I had a baffling problem arise today. Here is the scenario; I have a .NET WinForms app with a WebBrowser control. The WebBrowser control loads a web page that contains an embedded Flash movie. I need to send keystrokes to the Flash movie from the WinForms app. Now MS provides the SendKeys class under the Windows.Forms namespace for this very purpose, but in this instance it doesent pass them on to the Flash movie (Although it does pass them to HTML elements in the page). Hmmmmmm... A little digging in Reflector uncovers the reason. The SendKeys class internally calls the SetKeyboardState() native method to send the keyboard input. Here is what MSDN says about that call:

The SetKeyboardState function copies a 256-byte array of keyboard key states into the calling thread's keyboard input-state table. This is the same table accessed by the GetKeyboardState and GetKeyState functions. Changes made to this table do not affect keyboard input to any other thread.

I'm no expert on how embedded ActiveX controls work within a web page in IE but I bet the Flash control is not running in the same thread as the browser UI. And in the case of using the WebBrowser control, not in the UI thread of the WinForms app. So SendKeys will not be able to send keystrokes to embedded Flash in a WebBrowser control. Just a guess, but it seems that is what is happening here. Well, scratch that, I just checked Spy++ and everything is running under the WinForm UI thread including the Flash ActiveX control. So at this point I have no idea why SendInput() works but SetKeyboardState() doesent (And thus the SendKeys class), very strange indeed! If anyone knows for sure, please leave a comment! :)

So the other option is calling the SendInput method. FYI, this method supersedes the keybd_event method. Here is a sample of the code required to send keystrokes to the foreground window. Remember, you must make sure that the WebBrowser control has focus for it to receive the keystrokes (As does the Flash control in the web page, see further down for more info).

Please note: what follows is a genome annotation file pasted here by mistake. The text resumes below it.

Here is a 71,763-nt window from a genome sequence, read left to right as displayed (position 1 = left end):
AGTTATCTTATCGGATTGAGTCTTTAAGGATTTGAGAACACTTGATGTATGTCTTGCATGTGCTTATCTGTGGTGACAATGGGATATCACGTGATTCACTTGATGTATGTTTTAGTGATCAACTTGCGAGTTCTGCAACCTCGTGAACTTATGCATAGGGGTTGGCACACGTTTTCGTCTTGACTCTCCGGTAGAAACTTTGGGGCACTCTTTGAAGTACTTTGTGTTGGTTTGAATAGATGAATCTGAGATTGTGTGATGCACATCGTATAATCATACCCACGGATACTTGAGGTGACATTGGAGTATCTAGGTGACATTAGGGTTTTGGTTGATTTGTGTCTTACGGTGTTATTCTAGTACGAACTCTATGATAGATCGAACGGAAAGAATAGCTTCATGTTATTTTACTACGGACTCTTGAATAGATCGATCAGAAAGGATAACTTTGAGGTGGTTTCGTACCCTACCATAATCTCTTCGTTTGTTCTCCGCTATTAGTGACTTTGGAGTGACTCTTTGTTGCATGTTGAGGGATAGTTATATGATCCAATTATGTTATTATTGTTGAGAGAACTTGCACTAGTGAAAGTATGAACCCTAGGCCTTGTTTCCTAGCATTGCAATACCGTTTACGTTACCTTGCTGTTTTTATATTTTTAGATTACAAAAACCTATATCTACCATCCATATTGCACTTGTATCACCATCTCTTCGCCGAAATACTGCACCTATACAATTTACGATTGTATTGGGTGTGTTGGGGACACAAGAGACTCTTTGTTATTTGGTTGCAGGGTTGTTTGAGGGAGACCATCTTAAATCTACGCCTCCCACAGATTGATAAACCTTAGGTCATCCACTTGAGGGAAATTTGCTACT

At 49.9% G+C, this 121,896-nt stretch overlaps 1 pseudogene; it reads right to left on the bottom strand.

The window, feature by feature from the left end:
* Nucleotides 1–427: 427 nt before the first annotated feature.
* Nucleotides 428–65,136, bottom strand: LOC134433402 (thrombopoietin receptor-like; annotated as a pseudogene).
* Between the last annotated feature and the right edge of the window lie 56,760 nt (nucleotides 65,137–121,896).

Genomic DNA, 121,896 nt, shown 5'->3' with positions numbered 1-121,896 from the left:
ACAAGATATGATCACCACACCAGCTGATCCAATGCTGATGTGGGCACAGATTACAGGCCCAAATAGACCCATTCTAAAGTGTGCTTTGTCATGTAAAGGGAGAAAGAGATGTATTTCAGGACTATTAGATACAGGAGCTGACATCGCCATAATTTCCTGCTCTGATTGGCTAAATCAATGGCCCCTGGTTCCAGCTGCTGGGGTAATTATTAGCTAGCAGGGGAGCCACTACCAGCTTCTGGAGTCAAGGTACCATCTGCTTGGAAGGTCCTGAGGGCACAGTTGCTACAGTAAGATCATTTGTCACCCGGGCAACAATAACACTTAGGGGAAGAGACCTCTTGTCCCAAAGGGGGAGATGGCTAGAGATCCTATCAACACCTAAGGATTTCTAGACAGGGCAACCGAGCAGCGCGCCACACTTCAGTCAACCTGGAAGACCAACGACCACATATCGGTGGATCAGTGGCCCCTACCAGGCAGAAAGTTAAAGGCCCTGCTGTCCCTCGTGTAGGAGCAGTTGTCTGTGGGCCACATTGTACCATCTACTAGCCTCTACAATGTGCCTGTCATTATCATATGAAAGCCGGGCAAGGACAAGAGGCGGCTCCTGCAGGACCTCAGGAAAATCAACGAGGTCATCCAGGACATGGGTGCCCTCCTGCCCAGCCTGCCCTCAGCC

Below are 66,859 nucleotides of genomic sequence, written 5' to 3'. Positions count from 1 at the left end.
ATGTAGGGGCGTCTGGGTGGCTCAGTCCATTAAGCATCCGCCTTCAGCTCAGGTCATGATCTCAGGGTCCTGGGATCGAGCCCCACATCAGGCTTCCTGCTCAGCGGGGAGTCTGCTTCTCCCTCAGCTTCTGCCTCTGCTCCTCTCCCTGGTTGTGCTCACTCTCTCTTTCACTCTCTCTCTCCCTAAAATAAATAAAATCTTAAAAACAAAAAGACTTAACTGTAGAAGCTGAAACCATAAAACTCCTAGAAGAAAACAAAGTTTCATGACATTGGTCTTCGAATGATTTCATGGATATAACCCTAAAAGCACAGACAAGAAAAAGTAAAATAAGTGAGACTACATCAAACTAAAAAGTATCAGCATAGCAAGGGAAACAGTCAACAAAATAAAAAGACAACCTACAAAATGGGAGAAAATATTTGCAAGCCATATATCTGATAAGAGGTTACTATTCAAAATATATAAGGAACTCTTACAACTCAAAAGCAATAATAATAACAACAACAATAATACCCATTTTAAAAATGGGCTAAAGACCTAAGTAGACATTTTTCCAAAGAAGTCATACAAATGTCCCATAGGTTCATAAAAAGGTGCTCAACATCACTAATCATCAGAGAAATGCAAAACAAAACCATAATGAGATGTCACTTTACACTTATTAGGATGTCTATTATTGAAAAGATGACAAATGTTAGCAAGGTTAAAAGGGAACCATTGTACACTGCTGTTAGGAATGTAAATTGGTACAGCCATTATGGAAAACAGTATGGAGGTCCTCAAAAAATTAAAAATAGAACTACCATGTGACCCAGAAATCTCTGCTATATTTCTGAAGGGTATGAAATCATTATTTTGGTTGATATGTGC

private void Main_Load(object sender, EventArgs e)
    Timer.Enabled = true;

private int Index = 0;

private void Timer_Tick(object sender, EventArgs e)

    NativeMethods.INPUT[] structInput = new NativeMethods.INPUT[1];

    structInput[0] = new NativeMethods.INPUT();
    structInput[0].type = NativeMethods.INPUT_KEYBOARD;
    structInput[0].ki.wScan = 0;
    structInput[0].ki.time = 0;
    structInput[0].ki.dwFlags = 0;
    structInput[0].ki.dwExtraInfo = NativeMethods.GetMessageExtraInfo();
    structInput[0].ki.wVk = NativeMethods.VK_RIGHT;

    // Key up every other pass
    if (Index % 2 == 0)
        structInput[0].ki.dwFlags = NativeMethods.KEYUP;

    NativeMethods.SendInput(1, structInput, Marshal.SizeOf(structInput[0]));

The basic native method & struct declarations are as follows. PInvoke.NET has a nice definition of all of these.

public const int INPUT_KEYBOARD = 1;
public const int KEYUP = 2;

public const int VK_LEFT = 0x25;
public const int VK_UP = 0x26;
public const int VK_RIGHT = 0x27;
public const int VK_DOWN = 0x28;

public struct MOUSEINPUT
    int dx;
    int dy;
    int mouseData;
    int dwFlags;
    int time;
    IntPtr dwExtraInfo;

public struct KEYBDINPUT
    public short wVk;
    public short wScan;
    public int dwFlags;
    public int time;
    public IntPtr dwExtraInfo;

public struct HARDWAREINPUT
    int uMsg;
    short wParamL;
    short wParamH;

public struct INPUT
    public int type;
    public MOUSEINPUT mi;
    public KEYBDINPUT ki;
    public HARDWAREINPUT hi;

[DllImport("user32.dll", SetLastError = true)]
public static extern uint SendInput(uint nInputs, INPUT[] pInputs, int cbSize);

[DllImport("user32.dll", SetLastError = false)]
public static extern IntPtr GetMessageExtraInfo();

The only other thing you need to do to make this completely automated is to set focus on the Flash movie in the web page using JavaScript. Simply call the focus method of the Flash control as follows:


The entire project can be downloaded here.